HEARING LOSS

Determining Eligibility for Social Security Benefits

Committee on Disability Determination for Individuals with Hearing Impairments

Robert A. Dobie and Susan B. Van Hemel, Editors

Board on Behavioral, Cognitive, and Sensory Sciences

Division of Behavioral and Social Sciences and Education

NATIONAL RESEARCH COUNCIL OF THE NATIONAL ACADEMIES

THE NATIONAL ACADEMIES PRESS
Washington, D.C.
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Hearing Loss: Determining Eligibility for Social Security Benefits HEARING LOSS Determining Eligibility for Social Security Benefits Committee on Disability Determination for Individuals with Hearing Impairments Robert A. Dobie and Susan B. Van Hemel, Editors Board on Behavioral, Cognitive, and Sensory Sciences Division of Behavioral and Social Sciences and Education NATIONAL RESEARCH COUNCIL OF THE NATIONAL ACADEMIES THE NATIONAL ACADEMIES PRESS Washington, D.C. www.nap.edu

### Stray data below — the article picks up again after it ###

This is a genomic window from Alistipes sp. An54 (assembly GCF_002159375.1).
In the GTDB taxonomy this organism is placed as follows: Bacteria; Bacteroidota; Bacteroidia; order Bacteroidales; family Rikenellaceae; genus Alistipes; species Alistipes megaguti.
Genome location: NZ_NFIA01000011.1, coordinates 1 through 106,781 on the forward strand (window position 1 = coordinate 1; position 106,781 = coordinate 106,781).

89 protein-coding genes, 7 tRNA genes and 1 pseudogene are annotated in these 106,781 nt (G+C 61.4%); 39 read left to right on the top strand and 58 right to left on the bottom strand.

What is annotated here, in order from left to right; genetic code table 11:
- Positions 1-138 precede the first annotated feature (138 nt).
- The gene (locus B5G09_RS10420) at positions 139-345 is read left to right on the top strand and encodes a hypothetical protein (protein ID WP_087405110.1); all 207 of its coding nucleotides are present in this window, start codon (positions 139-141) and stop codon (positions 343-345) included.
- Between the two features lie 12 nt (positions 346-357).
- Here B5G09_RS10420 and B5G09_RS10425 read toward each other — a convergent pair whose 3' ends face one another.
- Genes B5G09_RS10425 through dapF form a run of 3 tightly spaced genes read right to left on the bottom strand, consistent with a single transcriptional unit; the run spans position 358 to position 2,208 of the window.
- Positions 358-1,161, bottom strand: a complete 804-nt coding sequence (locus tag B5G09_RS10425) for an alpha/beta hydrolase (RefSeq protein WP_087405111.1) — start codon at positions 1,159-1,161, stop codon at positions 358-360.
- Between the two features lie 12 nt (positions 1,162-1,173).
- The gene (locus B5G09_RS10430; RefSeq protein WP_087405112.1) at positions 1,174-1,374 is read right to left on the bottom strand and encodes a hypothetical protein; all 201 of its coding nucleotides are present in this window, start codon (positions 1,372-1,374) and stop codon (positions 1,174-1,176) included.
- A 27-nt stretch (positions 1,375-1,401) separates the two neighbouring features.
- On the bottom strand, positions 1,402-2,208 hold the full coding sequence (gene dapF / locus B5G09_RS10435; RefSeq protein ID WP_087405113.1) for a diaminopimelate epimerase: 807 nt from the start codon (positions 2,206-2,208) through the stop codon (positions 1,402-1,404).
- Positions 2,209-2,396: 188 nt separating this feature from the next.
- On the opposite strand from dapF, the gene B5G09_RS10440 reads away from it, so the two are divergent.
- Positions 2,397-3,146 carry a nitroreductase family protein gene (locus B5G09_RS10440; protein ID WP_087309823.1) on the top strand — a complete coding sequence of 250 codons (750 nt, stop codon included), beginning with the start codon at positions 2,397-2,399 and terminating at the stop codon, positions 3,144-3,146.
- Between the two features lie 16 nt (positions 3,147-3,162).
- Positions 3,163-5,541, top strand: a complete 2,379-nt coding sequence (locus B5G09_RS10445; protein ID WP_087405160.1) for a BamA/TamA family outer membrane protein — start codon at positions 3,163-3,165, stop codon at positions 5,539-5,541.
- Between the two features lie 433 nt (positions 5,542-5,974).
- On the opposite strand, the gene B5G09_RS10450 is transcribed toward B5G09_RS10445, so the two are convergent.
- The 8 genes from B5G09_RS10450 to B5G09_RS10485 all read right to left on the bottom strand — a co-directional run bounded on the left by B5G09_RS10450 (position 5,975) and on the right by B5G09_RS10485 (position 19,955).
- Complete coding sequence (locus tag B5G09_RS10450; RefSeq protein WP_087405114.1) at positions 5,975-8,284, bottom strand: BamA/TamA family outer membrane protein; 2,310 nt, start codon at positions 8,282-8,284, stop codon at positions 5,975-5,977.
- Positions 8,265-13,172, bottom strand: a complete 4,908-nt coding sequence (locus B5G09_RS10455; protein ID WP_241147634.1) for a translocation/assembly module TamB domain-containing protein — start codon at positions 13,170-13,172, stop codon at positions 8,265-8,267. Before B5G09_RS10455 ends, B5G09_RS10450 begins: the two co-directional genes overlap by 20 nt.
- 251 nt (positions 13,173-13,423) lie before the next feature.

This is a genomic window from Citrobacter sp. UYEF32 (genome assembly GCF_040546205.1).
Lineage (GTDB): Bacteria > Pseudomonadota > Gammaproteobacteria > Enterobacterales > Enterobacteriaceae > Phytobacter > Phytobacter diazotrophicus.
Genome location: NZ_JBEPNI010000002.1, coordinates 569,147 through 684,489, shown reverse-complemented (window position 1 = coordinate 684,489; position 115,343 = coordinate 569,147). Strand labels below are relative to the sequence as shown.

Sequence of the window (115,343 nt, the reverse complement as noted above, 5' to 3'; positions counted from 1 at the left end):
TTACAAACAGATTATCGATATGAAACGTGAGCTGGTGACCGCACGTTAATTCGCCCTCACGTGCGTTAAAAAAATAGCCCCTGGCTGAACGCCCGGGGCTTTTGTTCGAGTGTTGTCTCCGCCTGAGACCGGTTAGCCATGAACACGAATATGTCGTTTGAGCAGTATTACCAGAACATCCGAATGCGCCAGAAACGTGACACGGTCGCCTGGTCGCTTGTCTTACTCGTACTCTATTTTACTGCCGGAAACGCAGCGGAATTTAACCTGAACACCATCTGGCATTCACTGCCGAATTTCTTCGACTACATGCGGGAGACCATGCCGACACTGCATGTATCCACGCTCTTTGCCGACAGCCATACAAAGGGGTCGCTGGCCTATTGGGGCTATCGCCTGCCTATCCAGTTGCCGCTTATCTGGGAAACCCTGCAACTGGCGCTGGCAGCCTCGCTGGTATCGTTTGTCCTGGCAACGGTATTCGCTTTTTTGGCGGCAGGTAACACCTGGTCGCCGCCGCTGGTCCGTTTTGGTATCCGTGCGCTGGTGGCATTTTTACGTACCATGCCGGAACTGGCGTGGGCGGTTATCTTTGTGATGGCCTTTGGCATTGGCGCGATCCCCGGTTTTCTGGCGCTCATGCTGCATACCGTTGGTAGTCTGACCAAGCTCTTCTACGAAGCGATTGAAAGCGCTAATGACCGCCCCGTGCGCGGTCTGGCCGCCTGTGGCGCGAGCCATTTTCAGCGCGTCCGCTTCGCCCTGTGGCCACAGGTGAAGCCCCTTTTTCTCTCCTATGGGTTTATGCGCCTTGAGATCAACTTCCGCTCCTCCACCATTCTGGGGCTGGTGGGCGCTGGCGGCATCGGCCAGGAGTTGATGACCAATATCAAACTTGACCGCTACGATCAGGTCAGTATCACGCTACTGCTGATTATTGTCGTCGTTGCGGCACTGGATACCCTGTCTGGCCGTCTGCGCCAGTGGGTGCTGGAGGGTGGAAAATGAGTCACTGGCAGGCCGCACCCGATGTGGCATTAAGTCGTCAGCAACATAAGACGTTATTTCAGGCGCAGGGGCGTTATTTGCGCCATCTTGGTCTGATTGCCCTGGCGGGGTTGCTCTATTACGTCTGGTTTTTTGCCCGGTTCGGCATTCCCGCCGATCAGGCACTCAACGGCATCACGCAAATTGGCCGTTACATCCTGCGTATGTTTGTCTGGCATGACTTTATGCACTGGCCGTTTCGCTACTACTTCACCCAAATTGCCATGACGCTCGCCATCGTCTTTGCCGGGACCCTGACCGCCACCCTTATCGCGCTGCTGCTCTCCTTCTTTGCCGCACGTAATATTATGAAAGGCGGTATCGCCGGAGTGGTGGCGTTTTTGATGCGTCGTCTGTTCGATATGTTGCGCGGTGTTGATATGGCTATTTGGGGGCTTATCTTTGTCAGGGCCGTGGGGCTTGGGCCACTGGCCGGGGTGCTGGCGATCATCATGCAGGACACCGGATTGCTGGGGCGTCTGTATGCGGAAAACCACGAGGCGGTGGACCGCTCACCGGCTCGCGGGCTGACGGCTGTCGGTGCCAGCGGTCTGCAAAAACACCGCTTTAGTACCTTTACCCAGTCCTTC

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Hearing Loss: Determining Eligibility for Social Security Benefits THE NATIONAL ACADEMIES PRESS 500 Fifth Street, N.W. Washington, DC 20001 NOTICE: The project that is the subject of this report was approved by the Governing Board of the National Research Council, whose members are drawn from the councils of the National Academy of Sciences, the National Academy of Engineering, and the Institute of Medicine. The members of the committee responsible for the report were chosen for their special competences and with regard for appropriate balance. This study was supported by Contract No. 0600-02-60012 between the National Academy of Sciences and the Social Security Administration. Any opinions, findings, conclusions, or recommendations expressed in this publication are those of the author(s) and do not necessarily reflect the views of the organizations or agencies that provided support for the project. Library of Congress Cataloging-in-Publication Data Hearing loss : determining eligibility for Social Security benefits / Committee on Disability Determination for Individuals with Hearing Impairments, Board on Behavioral, Cognitive, and Sensory Sciences, Division of Behavioral and Social Sciences and Education ; Robert A. Dobie and Susan Van Hemel, editors. p. ; cm. Includes bibliographical references. ISBN 0-309-09296-5 (pbk.) 1. Deafness—Diagnosis—United States. 2. Disability evaluation—United States. 3. Insurance, Disability—United States. 4. Social security—United States. [DNLM: 1. Hearing Loss—diagnosis—United States. 2. Disability Evaluation—United States. 3. Eligibility Determination—United States. 4. Hearing Tests—United States. 5. Social Security—United States. WV 270 H4348 2004] I. Dobie, Robert A. II. Van Hemel, Susan B. III. National Research Council (U.S.). Committee on Disability Determination for Individuals with Hearing Impairments. RF294.H435 2004 362.4'264'0973--dc22 2004019993 Additional copies of this report are available from the National Academies Press, 500 Fifth Street, N.W., Lockbox 285, Washington, DC 20055; (800) 624-6242 or (202) 334-3313 (in the Washington metropolitan area); Internet, http://www.nap.edu Printed in the United States of America. Copyright 2005 by the National Academy of Sciences. All rights reserved. Cover credit: Nautilid Echo (detail), ©Laura Cater-Woods. Mixed media/fibers (acrylic inks and paints on cotton, embroidered and quilted). Photo credit: Dan Tilton, Photographic Solutions, Billings, MT. Suggested citation: National Research Council. (2005). Hearing Loss: Determining Eligibility for Social Security Benefits. Committee on Disability Determination for Individuals with Hearing Impairments. Robert A. Dobie and Susan B. Van Hemel, editors. Board on Behavioral, Cognitive, and Sensory Sciences, Division of Behavioral and Social Sciences and Education. Washington, DC: The National Academies Press.